Dreaming the Not-Impossible Dream Radio Days
McIntosh Laboratory, Inc. —an Abbreviated History
New York City’s Radio Row, the birthplace of America’s post-World War II audio industry, is gone. The area, intersected by Manhattan’s Cortlandt and Greenwich Streets and the surrounding blocks, that for decades hosted a thriving electronics trade, made way for (and not without a fight) the World Trade Center’s Twin Towers. Now they’re gone, too.
All of the Radio Row retailers like Heins and Bolet, Leonard’s, Harvey’s, Rabson’s, and Cantor the Cabinet King are also gone, although they live in the memory banks of many native-born baby boomers. And many of the mythical audio brands founded by audio pioneers like Avery Fisher, Hermon Hosmer Scott, Sidney Harman, and others who began by buying army-surplus electronics parts on Radio Row, are either gone or exist in name only, associated with products that have little, if anything, to do with the heritage of the brands that carry their names.
Only against that backdrop can you begin to appreciate what near-mythical addresses like 24 Thorndike St., Cambridge, Massachusetts; or 111 Powdermill Rd., Maynard, Massachusetts; or 2 Chambers St., Binghamton, New York mean to generations of audio buffs.
Once homes to Acoustic Research and H.H. Scott, 24 Thorndike St. and 111 Powdermill Rd. are now generic office spaces. But, 2 Chambers St. in Binghamton is still home to McIntosh Laboratory, Inc. just as it has been since 1956, seven years after its founding by the late Frank McIntosh.
McIntosh was both an accomplished cellist and an electrical engineer who spent eight years at Bell Labs working in the radio division. In 1942, he joined the war effort at both the Radio and Radar divisions of the War Production Board in Washington, D.C., and opened a consulting firm specializing in radio-station and sound-system design. He hired Maurice Painchaud who went from being a draftsman to being responsible for the entire manufacturing process.
A year later, he met and hired Gordon Gow, a Canadian Air Force veteran and MBE (Member of the British Empire) medal winner for his radar-related inventions, to help with the R&D for a new amplifier.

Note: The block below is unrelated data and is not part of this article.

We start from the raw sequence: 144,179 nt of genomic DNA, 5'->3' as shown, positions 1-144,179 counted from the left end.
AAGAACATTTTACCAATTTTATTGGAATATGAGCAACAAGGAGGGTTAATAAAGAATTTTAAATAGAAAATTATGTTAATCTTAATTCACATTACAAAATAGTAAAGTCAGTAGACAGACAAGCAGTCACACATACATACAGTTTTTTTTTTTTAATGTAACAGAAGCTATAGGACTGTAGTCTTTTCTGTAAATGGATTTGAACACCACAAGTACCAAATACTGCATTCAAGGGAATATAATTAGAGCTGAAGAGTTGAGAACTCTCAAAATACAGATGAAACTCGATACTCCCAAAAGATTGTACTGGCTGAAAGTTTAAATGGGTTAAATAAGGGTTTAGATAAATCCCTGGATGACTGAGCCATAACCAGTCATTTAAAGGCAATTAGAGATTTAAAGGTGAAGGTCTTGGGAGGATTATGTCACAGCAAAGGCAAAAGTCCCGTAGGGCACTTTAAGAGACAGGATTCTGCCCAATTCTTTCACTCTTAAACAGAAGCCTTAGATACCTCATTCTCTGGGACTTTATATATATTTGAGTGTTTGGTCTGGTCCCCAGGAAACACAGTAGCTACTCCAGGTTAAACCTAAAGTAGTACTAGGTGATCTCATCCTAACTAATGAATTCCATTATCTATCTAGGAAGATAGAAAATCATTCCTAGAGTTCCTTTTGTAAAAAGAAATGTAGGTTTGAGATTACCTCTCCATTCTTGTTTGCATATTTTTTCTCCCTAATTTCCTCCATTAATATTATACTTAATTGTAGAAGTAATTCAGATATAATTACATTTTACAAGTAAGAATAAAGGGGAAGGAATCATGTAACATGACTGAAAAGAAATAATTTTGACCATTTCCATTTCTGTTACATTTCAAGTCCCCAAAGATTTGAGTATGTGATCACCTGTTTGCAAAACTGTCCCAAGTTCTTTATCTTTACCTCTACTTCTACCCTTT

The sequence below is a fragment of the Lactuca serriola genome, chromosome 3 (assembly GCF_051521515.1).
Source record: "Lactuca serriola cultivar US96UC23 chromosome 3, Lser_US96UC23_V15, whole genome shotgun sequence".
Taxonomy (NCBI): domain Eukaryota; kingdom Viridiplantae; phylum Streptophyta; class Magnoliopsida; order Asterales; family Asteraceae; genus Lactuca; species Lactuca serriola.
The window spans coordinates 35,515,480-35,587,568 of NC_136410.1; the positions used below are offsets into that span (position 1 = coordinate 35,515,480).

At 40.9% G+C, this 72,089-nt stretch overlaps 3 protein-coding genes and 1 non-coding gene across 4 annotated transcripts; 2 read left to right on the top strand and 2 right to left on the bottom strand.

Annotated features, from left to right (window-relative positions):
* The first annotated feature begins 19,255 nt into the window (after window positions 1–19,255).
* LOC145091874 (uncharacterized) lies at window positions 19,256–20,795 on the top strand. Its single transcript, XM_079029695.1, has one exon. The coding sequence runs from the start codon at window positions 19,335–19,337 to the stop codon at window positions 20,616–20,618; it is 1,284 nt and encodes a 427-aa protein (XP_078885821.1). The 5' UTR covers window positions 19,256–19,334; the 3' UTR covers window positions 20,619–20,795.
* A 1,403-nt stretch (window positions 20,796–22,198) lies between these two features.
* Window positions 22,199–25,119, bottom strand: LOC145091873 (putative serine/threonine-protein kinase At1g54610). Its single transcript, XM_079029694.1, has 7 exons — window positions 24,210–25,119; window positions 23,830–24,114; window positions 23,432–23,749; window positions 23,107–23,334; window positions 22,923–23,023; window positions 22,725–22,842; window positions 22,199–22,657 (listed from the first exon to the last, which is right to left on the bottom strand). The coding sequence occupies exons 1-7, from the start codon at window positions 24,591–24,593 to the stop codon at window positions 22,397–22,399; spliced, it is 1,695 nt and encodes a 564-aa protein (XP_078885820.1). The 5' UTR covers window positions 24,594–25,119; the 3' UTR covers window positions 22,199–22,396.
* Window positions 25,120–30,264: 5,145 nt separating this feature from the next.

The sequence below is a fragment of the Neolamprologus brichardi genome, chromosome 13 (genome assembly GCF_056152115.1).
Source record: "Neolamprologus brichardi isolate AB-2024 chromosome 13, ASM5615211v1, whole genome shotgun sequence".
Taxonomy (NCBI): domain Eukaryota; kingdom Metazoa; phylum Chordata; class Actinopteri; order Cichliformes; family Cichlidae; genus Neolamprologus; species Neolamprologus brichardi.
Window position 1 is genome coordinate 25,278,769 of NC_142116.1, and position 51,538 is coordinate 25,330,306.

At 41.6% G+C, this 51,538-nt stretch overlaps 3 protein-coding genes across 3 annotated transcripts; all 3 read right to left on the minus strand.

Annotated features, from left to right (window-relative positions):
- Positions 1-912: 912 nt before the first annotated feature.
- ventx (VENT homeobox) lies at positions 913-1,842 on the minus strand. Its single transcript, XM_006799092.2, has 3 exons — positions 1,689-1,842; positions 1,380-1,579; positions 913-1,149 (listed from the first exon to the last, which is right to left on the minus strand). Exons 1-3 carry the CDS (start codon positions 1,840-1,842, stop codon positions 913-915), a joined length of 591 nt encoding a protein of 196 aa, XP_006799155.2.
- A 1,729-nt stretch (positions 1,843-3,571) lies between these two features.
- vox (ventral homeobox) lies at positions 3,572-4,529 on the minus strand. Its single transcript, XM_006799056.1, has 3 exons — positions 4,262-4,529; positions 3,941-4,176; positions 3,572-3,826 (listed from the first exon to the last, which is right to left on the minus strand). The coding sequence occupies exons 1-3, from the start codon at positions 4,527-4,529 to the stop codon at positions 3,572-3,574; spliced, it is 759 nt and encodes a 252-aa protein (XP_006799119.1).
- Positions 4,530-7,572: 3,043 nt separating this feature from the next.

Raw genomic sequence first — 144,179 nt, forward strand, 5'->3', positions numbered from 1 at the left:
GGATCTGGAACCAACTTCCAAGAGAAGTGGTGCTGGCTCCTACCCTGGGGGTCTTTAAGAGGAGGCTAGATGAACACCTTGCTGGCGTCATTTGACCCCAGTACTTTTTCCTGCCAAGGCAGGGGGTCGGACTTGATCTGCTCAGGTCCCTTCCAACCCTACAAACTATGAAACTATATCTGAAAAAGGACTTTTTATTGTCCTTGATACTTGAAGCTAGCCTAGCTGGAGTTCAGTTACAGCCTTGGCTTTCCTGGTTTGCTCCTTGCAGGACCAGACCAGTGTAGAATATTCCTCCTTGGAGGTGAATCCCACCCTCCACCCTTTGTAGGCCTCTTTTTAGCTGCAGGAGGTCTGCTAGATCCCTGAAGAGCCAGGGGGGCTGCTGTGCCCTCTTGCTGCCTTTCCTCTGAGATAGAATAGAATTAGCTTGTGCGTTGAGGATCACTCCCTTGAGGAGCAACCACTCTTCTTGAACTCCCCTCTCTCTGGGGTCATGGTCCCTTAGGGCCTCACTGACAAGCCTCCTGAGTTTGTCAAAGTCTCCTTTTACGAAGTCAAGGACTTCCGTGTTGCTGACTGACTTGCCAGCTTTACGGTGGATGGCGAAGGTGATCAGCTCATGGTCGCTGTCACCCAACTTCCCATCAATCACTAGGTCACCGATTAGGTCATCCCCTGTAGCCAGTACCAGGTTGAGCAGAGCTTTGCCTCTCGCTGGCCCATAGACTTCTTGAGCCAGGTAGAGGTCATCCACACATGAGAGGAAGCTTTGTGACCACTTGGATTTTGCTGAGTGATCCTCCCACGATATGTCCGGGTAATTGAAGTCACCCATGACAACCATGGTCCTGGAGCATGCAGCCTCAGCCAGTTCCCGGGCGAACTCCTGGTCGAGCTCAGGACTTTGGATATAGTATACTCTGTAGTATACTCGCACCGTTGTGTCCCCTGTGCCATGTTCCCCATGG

The three went on to form the core of what became McIntosh Laboratory, Inc. In 1951, the company moved to Binghamton. Five years later, in need of more space, the company moved to 2 Chambers St. where it has been ever since. Why Binghamton? It was a center of high tech at the time. IBM was founded in nearby Endicott, New York. General Electric and Link Aviation, builder of the world’s first flight simulators, were also close by.
The powerful low-distortion, wide-bandwidth amplifier the company invented and built was initially aimed at the professional broadcasting industry. At the time, consumer hi-fi as we now know it didn’t exist. Whether or not you know what a unity-coupled output stage is, it was the team’s major invention, and it drove the company’s success for more than 50 years.
McIntosh designed and created preamplifiers and, of course, a legendary line of FM tuners. Early in its history, it designed and marketed a line of loudspeakers. Later, it got involved in multichannel sound, digital audio, and even car audio. The Grateful Dead used McIntosh amplifiers on the road, and McIntosh powered the sound system at Woodstock. Celebrity ownership of McIntosh gear dates back to the ’50s and continues to this day, from Harold Lloyd to Howard Hughes to The Beatles.
The switch to transistors created challenges for all of the American hi-fi companies, as did competition from Japan. It put some out of business. McIntosh had, and continues to have, a huge fan base in Japan, and in 1990, the company was bought by Clarion, the Japan-based car audio company, at a time when it would have otherwise gone out of business.
Vintage McIntosh tube gear had become highly collectible, so in 1992 the company returned to manufacturing vacuum-tube-based electronics with a commemorative edition of its iconic MC275 amp and, later, a tubed preamplifier.
McIntosh’s current president, engineer Charlie Randall, joined the company in 1985 and became president in 2001. D&M Holdings purchased McIntosh from Clarion in 2003. Under Randall’s leadership, and with resources provided by its parent, McIntosh is in the midst of a strong resurgence.
That the iconic company still exists, still manufactures at its Binghamton factory, and still does so with the same dedication to the ultrahigh-quality standards of fit ’n’ finish and technical and sonic excellence that made the brand a legend, is nothing short of miraculous.
They still wind and pot their own transformers at 2 Chambers St., and they still can and do manufacture the distinctive glass fascia for any product ever built there.
No other consumer electronics company that I can think of has maintained over so many decades such a consistency of classic, industrial design. Return a McIntosh product of any vintage to 2 Chambers St. and it can be repaired and returned to you matching original factory specifications. It seems as if just about every electronic product McIntosh has ever manufactured still has enthusiasts worldwide. —Michael Fremer
(Source: Ken Kessler, McIntosh, McIntosh Laboratory, Inc., 2006)